The people of my community know my heart

Original Author
Original Body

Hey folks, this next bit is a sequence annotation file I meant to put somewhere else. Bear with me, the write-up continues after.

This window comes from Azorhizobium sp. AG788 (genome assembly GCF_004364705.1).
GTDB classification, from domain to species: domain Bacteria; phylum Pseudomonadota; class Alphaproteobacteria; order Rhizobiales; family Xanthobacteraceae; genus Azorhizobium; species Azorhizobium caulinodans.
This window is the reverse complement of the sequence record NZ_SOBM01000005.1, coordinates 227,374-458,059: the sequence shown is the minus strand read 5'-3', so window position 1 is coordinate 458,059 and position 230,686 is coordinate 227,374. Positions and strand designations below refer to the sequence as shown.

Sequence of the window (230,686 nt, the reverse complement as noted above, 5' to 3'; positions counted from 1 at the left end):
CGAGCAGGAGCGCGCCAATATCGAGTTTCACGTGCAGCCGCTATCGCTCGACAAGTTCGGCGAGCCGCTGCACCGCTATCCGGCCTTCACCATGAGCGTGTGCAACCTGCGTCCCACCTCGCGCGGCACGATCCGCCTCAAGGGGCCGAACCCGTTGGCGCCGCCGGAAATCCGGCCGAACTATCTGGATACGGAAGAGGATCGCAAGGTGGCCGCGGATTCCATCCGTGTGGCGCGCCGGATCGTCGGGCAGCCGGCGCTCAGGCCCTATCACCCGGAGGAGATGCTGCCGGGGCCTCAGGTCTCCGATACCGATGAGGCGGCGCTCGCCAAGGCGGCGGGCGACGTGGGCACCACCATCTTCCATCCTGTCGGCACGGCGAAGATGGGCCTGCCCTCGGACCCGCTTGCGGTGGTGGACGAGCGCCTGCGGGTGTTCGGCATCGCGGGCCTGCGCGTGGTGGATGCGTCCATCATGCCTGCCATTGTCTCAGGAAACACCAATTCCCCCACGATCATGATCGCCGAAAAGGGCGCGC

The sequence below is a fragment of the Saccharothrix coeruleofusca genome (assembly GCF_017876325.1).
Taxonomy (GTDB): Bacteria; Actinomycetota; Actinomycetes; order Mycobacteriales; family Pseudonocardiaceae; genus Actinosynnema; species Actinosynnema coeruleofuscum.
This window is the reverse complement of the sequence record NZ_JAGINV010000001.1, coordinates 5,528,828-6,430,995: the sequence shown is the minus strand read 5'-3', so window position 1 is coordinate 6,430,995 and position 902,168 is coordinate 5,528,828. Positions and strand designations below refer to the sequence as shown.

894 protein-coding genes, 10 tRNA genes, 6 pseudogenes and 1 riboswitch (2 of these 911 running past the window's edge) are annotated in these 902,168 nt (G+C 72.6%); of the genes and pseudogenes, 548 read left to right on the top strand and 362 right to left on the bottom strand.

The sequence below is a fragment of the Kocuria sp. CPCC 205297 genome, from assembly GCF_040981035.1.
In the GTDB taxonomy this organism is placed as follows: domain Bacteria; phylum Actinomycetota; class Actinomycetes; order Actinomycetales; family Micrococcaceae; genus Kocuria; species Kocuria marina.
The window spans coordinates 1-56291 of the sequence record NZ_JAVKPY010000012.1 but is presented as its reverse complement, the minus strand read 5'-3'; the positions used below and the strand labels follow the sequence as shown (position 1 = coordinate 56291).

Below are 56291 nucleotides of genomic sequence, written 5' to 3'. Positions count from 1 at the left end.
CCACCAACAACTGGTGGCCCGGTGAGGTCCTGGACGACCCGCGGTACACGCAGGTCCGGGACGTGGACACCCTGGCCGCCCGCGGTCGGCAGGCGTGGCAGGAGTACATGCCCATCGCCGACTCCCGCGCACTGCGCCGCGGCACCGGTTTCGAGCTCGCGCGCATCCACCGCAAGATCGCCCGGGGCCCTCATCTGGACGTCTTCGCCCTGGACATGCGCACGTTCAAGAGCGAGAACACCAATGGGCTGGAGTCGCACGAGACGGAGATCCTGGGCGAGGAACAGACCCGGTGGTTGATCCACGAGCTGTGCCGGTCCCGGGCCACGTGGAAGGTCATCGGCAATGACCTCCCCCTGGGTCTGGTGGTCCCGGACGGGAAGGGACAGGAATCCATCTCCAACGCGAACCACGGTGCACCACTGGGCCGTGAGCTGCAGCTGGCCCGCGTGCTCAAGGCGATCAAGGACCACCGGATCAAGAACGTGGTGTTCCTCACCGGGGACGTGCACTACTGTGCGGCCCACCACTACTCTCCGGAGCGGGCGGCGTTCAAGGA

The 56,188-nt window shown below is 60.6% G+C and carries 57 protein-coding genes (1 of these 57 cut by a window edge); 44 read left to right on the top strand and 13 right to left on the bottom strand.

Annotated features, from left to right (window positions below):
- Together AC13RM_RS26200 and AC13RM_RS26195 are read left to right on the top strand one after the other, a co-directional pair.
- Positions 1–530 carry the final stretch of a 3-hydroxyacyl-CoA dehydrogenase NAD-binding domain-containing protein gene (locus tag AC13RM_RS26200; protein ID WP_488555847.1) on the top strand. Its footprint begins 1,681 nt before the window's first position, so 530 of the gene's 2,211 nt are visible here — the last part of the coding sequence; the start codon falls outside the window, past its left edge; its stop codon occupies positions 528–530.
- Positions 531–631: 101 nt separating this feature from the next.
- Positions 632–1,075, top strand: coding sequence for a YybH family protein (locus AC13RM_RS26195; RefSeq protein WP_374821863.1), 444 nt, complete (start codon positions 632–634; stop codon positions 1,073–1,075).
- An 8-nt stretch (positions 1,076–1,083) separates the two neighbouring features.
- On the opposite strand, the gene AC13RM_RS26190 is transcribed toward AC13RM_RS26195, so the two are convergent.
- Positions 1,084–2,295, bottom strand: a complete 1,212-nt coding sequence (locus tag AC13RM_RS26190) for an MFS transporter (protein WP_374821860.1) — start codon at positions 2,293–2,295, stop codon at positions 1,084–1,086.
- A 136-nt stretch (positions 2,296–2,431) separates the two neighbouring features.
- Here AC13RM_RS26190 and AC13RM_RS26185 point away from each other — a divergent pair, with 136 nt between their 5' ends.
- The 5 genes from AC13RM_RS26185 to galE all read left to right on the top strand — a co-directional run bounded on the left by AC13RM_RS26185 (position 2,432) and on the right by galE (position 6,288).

pstrongDisplaced Hunter's Point Activist Keeps up the / br /Pt 2 in the PNN series on the SF election process /strong/p pDIV align="left" TABLE cellpadding="5"TR VALIGN="TOP"TDIMG SRC= "../sites/default/files/arch_img/913/photo_1_supplement.jpg" //td/trTR VALIGN="TOP"TD/td/trTR VALIGN="TOP"TDTR VALIGN="TOP"TD pby Gretchen Hildebran/PNN Community Journalist/p pOn the TV screen the strong, intelligentbr / African-American woman turns her face bravely towardsbr / City Hall, insisting on her right to retain her job atbr / the top levels of government. She is flanked bybr / people from her community denouncing the racism ofbr / commissioners who had recently fired her. Mybr / co-worker Nancy had just called me into the office tobr / watch Tammy Haygood, the head of the SF department ofbr / elections, fight for her job. Nancy turns from thebr / set and tells me in a hushed tone, "Her partner isbr / transgender! They don't want to give him anbr / operation! " /p pWhat is wrong with this picture? A scandal at the SFbr / Department of Elections is nothing new, but thisbr / scandal had nothing to do with the missing ballots,br / ballot box lids floating in the bay, undercountedbr / precincts, police harassment of voters or the generalbr / corruption and mismanagement that has plagued thebr / department over the last several years. Thebr / newscaster never mentioned the fact the SF Departmentbr / of Elections had yet to comply with CA Secretary ofbr / State Bill Jones demand for a recanvassing of thebr / November 2000 vote. Nor was it brought up that thebr / Elections Commission, who allegedly fired Tammybr / Haygood for mismanagement and overspending of citybr / funds, was created when voters approved Prop E in 2001br / to respond to our Cityís criminally sloppy / Thanks to commercial media we were instead treated tobr / a sensationalized version of Tammy Haygood's personalbr / struggles. Meanwhile at the Department of Elections,br / it is business as usual. Supervisor Tom Ammiano, whobr / is considering a run for mayor in 2003, says,"This isbr / a distraction from the real issue, which is to get thebr / election department running again and give the votersbr / what they voted for with Prop E."/p pAmmiano remembers the past several elections andbr / recalls, "We were very unhappy, there may have beenbr / widespread corruption, and the whole thing could havebr / been wired. We were looking forward to Prop E as abr / way to address electoral fraud." The propositionbr / created the elections commission as a means to makebr / reporting and investigation of electoral fraud morebr / accessible and effective. But when the commissionbr / took steps to fire Haygood, an appointee of thebr / Mayor's, things took a turn for the ugly./p p"The Mayor is unrelenting," says Ammiano, "He's notbr / letting the election commission do what we put thembr / there for." Itís no surprise that the Mayor wouldnítbr / be interested in enacting the reforms approved by thebr / voters. Willie Brownís legacy has included a stringbr / of elections marred by disenfranchisement and fraud inbr / low-income communities, especially those in Districtbr / 10 which encompasses the Bayview, Potrero Hill andbr / Hunter's Point neighborhoods./p pThis November, District 10, along with all other evenbr / numbered districts in the city, will elect Supervisorsbr / to represent their district in City Hall. And withbr / nothing changed in the elections department, itbr / remains to be seen whether voters will be toobr / discouraged to get to the polls. Unfortunately, whilebr / the community can still mobilize to get out the vote,br / one major factor will limit District 10 votersíbr / decisions at the polls. The community-based advocatebr / Marie Harrison won't be on November's / In a recent interview, Harrison explained thatbr / environmental pollution and economic factors willbr / prevent her from entering the race this fall. Highbr / rents made it difficult to find a place in Hunterísbr / Point for her whole family to live. Her five year oldbr / grandson has developed environmental illness,br / including asthma. Her family found they had tobr / relocate outside the district. Supervisors arebr / required to have their primary residence in thebr / district they represent, so the move disqualifiedbr / Harrison from the race. /p p" We can truly not afford to live here," shebr / explained,"to put my family through this, I had to bebr / assured that this will be a fair and honest race."br / Harrison has reason to doubt her chances for such abr / race. As a candidate for District 10 Supervisor inbr / the November 2000 election, she witnessed widespreadbr / intimidation, coercion and election day violations inbr / the polls she visited. (See "Disappearing Votes,br / Disappearing Communities") Many votes from her corebr / constituents also vanished once the ballots werebr / counted. /p pMany of the groups who mobilize the community to vote,br / such as the A. Philip Randolph Institute, work tobr / ensure that their communities carry the big partybr / lines on election day. Not surprisingly, APRI wasbr / also at the helm of the campaign to reinstate Tammybr / Haygood after her dismissal. This kind of poorbr / leadership within the community, Harrison claims, hasbr / betrayed any real chance of its representation inbr / government./p p "In the era of Willie Brown, its all about how muchbr / money you have. People are not out there to representbr / the community, they are there for my folks, theybr / want to see what they can get out of it." Harrisonbr / made clear. According to her, nearly all of thebr / politicians out there "owe something to somebody."br / She insists that isn't a sacrifice she would be ablebr / to make, which has meant she has had to turn down manybr / offers of support that arrived with strings / Although she wonít be on the ballot, she insisted,br / "I'm not out of the game." Harrison still works inbr / the community and she is advising people to write inbr / their choice for Supervisor if they donít like any ofbr / the candidates." That vote is like money in the bank,"br / she said, "spend it like it was your last / Explore your options, take a chance and send abr / message." Over and over again she stressed thebr / importance of continuing to vote, a sign of her ownbr / powerful commitment to community power. /p pHarrison's rich and warming voice and her solidbr / philosophies come back to me as I watch the crowds ofbr / politicians swarm after Haygood on the TV screen. Thebr / media circus is yet another distraction from the realbr / issues that people like Marie Harrison are fightingbr / for. As she put it, "We are fighting for a chance tobr / survive, to see our children grow up healthy inbr / Hunterís Point." And while politicians and theirbr / appointees scramble for money and position, leadersbr / like Harrison carry on beyond the ballot box and thebr / media frenzy. As she concluded before hanging up, "Ibr / am still battling for my community. I will fight tillbr / this thing is done."/p pFor more information Read pt 1; Disappearing Votes, disappearing communities by Gretchen Hildebran /p/td/tr/td/tr/table/div/p